In virtue of what do we enjoy episodes of pleasure? According to the phenomenological theory of pleasure, we enjoy pleasures in virtue of having certain kinds of phenomenal experiences. According to the attitude theory of pleasure, we enjoy pleasures in virtue of having a certain kind of pro-attitude. In this chapter, we show that the attitude theory faces a dilemma. The attitude that is relevant to pleasure—the desire, liking, or favoring—is either necessarily co-instantiated with certain phenomenology, or not. If the attitude theorist denies that the relevant attitudes are phenomenologically enriched in this sense, then their theory has the problematic implication that pleasure can come radically apart from phenomenology. This leads to a *problem of hedonic inversion*. If the attitude theorist instead affirms that the relevant attitudes are phenomenologically enriched, then they undermine their main objection to the phenomenological theory of pleasure. This is the so-called *heterogeneity problem*, according to which pleasures do not feel alike. Either way, the attitudinal theorist faces a difficult challenge in their ongoing debate with phenomenological theorists.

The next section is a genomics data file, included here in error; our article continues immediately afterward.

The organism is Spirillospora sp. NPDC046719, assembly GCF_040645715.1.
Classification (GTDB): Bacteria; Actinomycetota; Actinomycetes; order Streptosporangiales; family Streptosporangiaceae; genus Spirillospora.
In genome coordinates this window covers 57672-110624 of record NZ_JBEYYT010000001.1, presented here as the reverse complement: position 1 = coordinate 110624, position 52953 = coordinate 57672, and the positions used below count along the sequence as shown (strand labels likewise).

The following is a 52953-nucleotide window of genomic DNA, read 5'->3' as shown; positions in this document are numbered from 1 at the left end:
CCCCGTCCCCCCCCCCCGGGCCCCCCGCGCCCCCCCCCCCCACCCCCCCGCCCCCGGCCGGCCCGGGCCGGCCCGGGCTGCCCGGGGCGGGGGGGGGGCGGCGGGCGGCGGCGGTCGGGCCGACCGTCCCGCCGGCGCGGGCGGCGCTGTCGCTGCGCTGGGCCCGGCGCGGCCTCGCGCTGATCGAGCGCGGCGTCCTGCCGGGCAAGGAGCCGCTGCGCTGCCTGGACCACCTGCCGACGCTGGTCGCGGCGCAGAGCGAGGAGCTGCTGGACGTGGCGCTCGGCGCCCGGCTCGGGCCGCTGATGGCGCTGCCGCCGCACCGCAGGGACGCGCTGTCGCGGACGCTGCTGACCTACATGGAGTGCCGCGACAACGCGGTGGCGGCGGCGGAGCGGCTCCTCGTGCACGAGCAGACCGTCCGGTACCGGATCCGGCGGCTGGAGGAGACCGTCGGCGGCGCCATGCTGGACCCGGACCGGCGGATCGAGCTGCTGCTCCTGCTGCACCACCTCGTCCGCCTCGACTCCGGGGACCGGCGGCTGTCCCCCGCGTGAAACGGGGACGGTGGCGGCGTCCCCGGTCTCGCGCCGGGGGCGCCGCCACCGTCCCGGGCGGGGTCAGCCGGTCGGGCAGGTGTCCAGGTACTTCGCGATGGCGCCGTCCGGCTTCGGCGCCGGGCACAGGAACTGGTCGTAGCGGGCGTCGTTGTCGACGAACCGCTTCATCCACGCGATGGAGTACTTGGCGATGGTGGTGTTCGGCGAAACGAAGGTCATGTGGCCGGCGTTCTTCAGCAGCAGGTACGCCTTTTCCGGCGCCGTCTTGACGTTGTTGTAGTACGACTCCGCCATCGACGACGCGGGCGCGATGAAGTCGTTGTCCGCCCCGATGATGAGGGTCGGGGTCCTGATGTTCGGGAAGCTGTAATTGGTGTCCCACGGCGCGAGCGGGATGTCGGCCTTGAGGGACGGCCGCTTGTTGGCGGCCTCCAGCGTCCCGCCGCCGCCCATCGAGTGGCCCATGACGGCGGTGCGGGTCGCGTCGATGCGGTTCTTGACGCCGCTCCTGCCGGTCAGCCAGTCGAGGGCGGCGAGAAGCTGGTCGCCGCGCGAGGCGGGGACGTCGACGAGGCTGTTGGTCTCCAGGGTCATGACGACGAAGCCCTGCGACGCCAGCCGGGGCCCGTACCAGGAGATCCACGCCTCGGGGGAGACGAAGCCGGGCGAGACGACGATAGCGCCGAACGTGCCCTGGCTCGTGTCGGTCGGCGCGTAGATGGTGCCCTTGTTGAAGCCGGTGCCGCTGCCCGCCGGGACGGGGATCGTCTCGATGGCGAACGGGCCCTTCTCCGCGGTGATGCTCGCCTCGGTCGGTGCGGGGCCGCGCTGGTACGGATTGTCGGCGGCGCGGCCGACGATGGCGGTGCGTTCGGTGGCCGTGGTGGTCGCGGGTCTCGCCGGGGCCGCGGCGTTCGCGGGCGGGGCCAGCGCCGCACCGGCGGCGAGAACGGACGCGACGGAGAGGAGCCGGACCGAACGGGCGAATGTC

|Oxford Studies in Philosophy of Mind Series
|Oxford University Press